Ready, Set, Snack: easy food swaps for the big game

Snacks on a table. Items include chips and queso, fried items and more.Balancing your game-day grub with healthy options doesn’t have to be a losing call. Courtney Cary, a senior registered dietitian in the Department of Medicine – Gastroenterology and Hepatology, shares some tips for snacking and what to include on your plate when watching all of the action.

Can’t have a watch party without your favorite dip? Cary recommends adding in non-fat Greek yogurt or avocado oil-based mayonnaise instead of regular mayonnaise or sour cream. You can also blend silken tofu or cottage cheese as a cream substitute in casseroles and baked goods if you’re lactose intolerant or want to boost the protein and decrease the saturated fat.

For the chips, corn-based ones are your best bet as they have more fiber than their potato counterparts. If you do go for potato chips, baked is better. Popcorn is another great snack as it’s whole grain and high in fiber.

Break out the air fryer for wings, pizza rolls and frozen potato products. “You’re not only decreasing the amount of fat needed to cook the food, but you’re also decreasing the amount of time it takes to make them,” Cary says.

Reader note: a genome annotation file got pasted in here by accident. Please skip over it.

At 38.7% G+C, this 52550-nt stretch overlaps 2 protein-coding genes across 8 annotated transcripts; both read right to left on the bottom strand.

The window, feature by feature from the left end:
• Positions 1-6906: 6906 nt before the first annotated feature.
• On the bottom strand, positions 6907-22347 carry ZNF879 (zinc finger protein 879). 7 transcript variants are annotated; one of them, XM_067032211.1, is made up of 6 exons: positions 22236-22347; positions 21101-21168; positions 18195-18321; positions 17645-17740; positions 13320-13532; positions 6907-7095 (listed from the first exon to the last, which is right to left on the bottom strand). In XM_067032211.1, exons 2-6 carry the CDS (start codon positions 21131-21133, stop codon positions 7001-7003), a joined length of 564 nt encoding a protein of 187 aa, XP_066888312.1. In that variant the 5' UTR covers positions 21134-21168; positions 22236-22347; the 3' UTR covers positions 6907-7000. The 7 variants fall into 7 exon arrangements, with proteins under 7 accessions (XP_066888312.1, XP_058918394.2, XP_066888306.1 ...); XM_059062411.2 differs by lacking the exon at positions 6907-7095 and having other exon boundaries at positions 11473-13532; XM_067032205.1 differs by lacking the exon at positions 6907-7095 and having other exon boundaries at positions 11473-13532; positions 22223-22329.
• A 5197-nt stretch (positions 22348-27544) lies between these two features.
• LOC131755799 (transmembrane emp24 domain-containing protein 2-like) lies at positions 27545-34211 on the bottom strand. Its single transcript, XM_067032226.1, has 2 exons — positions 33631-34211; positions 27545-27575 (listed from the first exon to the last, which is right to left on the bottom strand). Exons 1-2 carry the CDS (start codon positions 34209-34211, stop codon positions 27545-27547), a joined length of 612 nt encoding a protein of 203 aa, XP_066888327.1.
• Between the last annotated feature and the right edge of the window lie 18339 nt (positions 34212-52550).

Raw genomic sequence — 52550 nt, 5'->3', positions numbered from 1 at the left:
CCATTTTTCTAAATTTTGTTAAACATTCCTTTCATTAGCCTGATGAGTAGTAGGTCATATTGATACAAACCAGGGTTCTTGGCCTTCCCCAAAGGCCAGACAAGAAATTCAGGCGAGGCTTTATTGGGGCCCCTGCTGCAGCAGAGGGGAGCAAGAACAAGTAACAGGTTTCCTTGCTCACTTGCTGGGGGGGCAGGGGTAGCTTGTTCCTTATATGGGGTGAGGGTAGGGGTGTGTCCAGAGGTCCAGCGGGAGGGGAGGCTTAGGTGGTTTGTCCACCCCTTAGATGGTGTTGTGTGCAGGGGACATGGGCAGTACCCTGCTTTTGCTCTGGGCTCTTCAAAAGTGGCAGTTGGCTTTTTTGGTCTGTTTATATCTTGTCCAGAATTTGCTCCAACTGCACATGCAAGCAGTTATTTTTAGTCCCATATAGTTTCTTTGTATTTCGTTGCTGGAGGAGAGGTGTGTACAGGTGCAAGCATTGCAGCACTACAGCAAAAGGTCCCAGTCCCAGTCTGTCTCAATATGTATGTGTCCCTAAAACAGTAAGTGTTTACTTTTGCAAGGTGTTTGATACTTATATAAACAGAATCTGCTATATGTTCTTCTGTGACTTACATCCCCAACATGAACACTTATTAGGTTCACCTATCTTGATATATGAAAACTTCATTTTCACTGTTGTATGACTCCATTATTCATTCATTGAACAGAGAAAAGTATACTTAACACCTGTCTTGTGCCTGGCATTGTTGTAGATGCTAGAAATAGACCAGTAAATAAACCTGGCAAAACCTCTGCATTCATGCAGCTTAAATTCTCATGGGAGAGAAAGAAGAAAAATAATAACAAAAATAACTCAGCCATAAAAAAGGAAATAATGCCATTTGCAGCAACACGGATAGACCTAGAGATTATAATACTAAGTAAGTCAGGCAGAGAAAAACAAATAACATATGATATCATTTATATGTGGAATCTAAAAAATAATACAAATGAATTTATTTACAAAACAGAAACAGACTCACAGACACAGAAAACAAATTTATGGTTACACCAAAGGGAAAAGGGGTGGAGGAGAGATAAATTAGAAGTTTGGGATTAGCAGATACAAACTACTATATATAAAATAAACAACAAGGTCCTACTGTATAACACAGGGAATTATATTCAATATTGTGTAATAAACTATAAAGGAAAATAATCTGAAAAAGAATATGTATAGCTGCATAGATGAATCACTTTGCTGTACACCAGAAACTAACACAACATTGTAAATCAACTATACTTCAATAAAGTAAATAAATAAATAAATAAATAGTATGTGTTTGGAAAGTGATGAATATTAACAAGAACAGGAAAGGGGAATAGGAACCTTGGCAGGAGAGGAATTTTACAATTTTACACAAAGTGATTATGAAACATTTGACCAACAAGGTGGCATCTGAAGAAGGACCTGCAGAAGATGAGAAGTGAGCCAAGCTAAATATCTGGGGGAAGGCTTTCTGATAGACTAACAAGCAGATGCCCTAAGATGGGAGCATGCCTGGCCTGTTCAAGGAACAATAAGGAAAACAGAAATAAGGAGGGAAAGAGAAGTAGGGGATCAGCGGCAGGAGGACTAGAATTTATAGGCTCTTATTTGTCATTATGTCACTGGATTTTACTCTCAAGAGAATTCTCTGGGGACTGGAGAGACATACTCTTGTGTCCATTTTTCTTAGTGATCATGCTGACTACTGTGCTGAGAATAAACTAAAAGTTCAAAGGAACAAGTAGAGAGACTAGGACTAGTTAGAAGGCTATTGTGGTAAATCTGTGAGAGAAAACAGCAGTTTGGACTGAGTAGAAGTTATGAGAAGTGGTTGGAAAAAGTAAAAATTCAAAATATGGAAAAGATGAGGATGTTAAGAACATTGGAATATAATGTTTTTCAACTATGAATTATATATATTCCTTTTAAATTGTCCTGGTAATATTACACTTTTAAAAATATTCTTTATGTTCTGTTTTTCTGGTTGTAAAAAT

Looking to add more veggies to your table? Buy bags of carrots and celery in bulk and cut them up yourself. Also, skip the prepackaged dressings and opt for a Greek yogurt-based dressing instead.

The best choices when it comes to adult beverages are seltzers or hard liquors mixed with low-calorie options like club soda, sparkling water or diet sodas. Beer and wine can worsen acid reflux due to the sugars that cause your body to produce more stomach acid to digest it.

When it’s time to start loading up your plate, Cary says to plan around the proteins. Go for chicken wings or nuggets over the sliders or meatballs as the red meat options are higher in saturated fats.

Another tip is to fill your plate and then step away from the snack table. This way you’re less likely to stand around mindlessly snacking during the game.

Cary stresses the importance of having a meal at some point during the day before kickoff. That way when it comes to game time, you’re not eating to “fill the void.” And remember, “it’s one day a year, so don’t stress too much and enjoy the day!”

Learn more about Baylor Medicine Gastroenterology and Digestive Health services

By Anna Kiappes

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